In this blog series we aim to explore the different roles enterprise architects can play in innovation in their organization. In our first blog, we identified three key roles for architects in innovation:
For this blog, we’ll continue with the second key role: coordinating innovation.
The lifespan of today’s big enterprises continues to decline. As a result, large organizations – both private and public – spend billions of dollars annually on innovation in order to become invincible. Numerous brainstorm sessions, hackathons, shark tanks and substantial capital investments in start-ups still embody today’s search for the next big thing.
Recent data suggests that when it comes to investing in new ventures, only 4% of investments generate an ROI of 10x or greater multiple. This means that for large organizations, innovation becomes a volume game. While a lot of effort and creativity is put into ideation (generating and collecting innovative ideas), we believe coordinating the lifecycle of an innovative idea is an equally indispensable part of the innovation puzzle that organizations are facing.
Design thinking techniques have proven to be valuable when it comes to increasing the odds for innovation success. Successfully bringing new products and services to market requires organizations to invest in testing the desirability (do customers want it?), feasibility (can we build it?), and viability (does it make financial sense?) of new ideas. However, despite their high potential, many innovative ideas never make the expected return on investment. Why?
When it concerns existing organizations (so excluding startups), we believe that scaling innovations is a daunting challenge in the 21st century. Business strategy, products and services, digital technologies as well as fluid organization structures and networks have become advanced ecosystems that are not always easy to change. In our first blog on architecting for innovation, we already mentioned the importance of shaping space for innovation.
Next to that, we recommend our customers think about three practical areas of improvement when it comes to achieving a (more) successful innovation practice, resulting in more successfully implemented business innovations. In all of these areas, architects are in a unique position to add business value with their knowledge of the organization’s strategy and (complex) structures, increasing the ROI of many innovation efforts.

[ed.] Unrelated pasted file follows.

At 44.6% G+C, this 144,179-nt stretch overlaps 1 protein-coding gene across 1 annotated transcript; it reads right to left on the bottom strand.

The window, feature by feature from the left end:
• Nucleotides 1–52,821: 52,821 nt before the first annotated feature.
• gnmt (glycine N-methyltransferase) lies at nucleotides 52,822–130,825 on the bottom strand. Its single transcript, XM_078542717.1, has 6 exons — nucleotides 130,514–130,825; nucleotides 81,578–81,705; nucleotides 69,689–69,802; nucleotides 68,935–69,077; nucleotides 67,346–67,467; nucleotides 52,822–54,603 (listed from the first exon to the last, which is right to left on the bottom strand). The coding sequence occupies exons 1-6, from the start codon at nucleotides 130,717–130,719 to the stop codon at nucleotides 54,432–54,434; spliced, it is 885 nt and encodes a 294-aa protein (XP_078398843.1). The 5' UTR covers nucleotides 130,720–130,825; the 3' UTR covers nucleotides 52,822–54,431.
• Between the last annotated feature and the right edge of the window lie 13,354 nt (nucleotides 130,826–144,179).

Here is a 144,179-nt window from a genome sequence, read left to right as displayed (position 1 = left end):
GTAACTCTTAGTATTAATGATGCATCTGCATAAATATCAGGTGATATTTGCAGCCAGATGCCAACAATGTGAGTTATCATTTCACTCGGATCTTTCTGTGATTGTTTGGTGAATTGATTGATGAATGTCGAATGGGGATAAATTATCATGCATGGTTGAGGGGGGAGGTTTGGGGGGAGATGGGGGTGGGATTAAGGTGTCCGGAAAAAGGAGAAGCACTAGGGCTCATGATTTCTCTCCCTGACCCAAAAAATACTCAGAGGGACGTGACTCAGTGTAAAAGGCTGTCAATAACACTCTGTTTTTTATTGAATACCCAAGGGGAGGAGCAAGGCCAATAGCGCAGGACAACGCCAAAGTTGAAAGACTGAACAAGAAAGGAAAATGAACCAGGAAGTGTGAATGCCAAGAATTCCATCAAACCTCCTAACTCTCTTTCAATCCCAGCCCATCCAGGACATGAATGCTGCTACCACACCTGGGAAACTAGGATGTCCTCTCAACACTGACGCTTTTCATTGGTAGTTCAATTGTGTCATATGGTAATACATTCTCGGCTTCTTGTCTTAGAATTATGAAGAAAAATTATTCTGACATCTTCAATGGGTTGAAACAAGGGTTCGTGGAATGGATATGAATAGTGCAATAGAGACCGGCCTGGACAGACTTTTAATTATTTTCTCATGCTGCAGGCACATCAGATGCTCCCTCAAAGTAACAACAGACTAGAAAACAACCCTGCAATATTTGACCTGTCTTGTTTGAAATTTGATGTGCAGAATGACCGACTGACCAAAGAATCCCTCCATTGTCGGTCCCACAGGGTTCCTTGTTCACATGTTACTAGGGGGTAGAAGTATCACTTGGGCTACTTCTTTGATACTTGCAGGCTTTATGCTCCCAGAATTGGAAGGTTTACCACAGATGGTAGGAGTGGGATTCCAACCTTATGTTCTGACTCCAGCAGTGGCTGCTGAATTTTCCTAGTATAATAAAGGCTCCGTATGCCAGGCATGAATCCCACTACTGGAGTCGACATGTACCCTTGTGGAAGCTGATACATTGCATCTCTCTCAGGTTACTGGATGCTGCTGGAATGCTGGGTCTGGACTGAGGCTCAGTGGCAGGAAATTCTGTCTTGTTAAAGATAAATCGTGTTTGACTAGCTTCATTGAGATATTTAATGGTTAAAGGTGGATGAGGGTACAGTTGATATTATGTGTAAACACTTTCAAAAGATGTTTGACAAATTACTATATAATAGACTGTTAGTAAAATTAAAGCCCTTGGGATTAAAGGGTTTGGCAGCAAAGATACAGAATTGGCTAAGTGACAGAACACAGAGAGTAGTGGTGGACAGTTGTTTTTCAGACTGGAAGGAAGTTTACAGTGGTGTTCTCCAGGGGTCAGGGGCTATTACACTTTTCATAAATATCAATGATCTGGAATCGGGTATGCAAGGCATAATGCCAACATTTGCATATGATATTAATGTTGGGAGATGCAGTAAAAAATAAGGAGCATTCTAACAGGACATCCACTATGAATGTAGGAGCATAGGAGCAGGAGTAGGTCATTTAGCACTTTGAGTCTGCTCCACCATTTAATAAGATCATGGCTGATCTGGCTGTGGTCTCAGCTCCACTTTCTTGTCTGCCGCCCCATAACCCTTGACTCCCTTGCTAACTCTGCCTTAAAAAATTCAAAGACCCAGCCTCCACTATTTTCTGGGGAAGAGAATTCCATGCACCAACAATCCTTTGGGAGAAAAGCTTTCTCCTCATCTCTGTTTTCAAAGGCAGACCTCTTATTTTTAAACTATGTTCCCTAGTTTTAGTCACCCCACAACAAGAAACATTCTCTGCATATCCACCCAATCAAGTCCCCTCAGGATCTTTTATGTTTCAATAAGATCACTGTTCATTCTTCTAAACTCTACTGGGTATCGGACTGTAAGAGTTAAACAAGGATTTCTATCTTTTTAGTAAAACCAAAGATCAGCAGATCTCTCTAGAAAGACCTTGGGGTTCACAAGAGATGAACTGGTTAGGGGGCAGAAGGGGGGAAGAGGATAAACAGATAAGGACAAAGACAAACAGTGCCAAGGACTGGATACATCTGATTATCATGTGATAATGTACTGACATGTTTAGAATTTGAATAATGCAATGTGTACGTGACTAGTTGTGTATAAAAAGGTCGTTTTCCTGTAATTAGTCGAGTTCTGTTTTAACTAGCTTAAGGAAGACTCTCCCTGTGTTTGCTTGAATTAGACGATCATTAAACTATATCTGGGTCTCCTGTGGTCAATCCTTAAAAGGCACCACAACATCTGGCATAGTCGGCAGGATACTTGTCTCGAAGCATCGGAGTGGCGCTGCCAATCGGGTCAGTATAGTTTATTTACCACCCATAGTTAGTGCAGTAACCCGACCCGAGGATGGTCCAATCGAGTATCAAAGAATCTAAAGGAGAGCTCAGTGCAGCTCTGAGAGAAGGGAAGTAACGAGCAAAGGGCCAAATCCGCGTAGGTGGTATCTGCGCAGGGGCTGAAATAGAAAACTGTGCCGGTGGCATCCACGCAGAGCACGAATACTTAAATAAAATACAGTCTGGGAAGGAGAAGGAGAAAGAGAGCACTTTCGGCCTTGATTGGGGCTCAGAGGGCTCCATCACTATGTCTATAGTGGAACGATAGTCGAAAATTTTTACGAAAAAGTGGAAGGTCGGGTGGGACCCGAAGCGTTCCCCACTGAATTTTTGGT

Make sure your organization doesn’t invest in homeless ideas. Actively score ideas and innovation projects (that often live in innovation funnels managed by innovation teams) based on the business strategy. Following the timeless advice of Mintzberg and Waters, we’d advise our customers to combine deliberate strategic change (top-down approach to ensure strategic value and look around corners) with emergent strategic change (bottom-up approach to collect ideas from employees). Creating Strategic Idea Portfolios together with innovation teams based on strategic goals can be a great start.
Use Business Capability Maps that are related to the innovation ideas captured in your organization’s idea portfolios (or: libraries). Work with the owners of these ideas to construct a business view of the proposed innovations. This will enable the creation of innovation insights at a business level, for example by mapping the organization’s strategic goals on business capabilities and comparing that against the number of ideas for that specific business domain. Another effect of doing this is that it will put the architects (and also the internal strategy/management consultants) in a position to advise on suitable ambidextrous organization structures to make a new venture work, as many large organizations are simply not wired to scale innovation and create breakthrough growth.
Let’s say that a business line in your organization is working on a great innovation project that will bring a new product to market. The first testing results for this business idea are promising as customer feedback is very positive. To test for feasibility (can we build it?), architects can make estimates of the complexity that comes with such an initiative. This results in an Innovation Portfolio Analysis, indicating for each innovation effort the current (estimated) desirability and feasibility, combined with an idea of the effort (e.g. in project budget or time) needed to implement the innovation. This will provide decision makers in innovation processes (e.g. CxO’s, Innovation Leaders, Portfolio Managers) with a clear risk profile for each ongoing innovation effort to decide whether to start, stop or continue.
When successful, architects can provide executives, innovation leaders and innovation teams with smart insights that support better innovation decisions. We believe there is an opportunity for architects to innovate innovation.
In the third and ultimate blog post in this series, we will look at the third role of architects in innovation: initiation.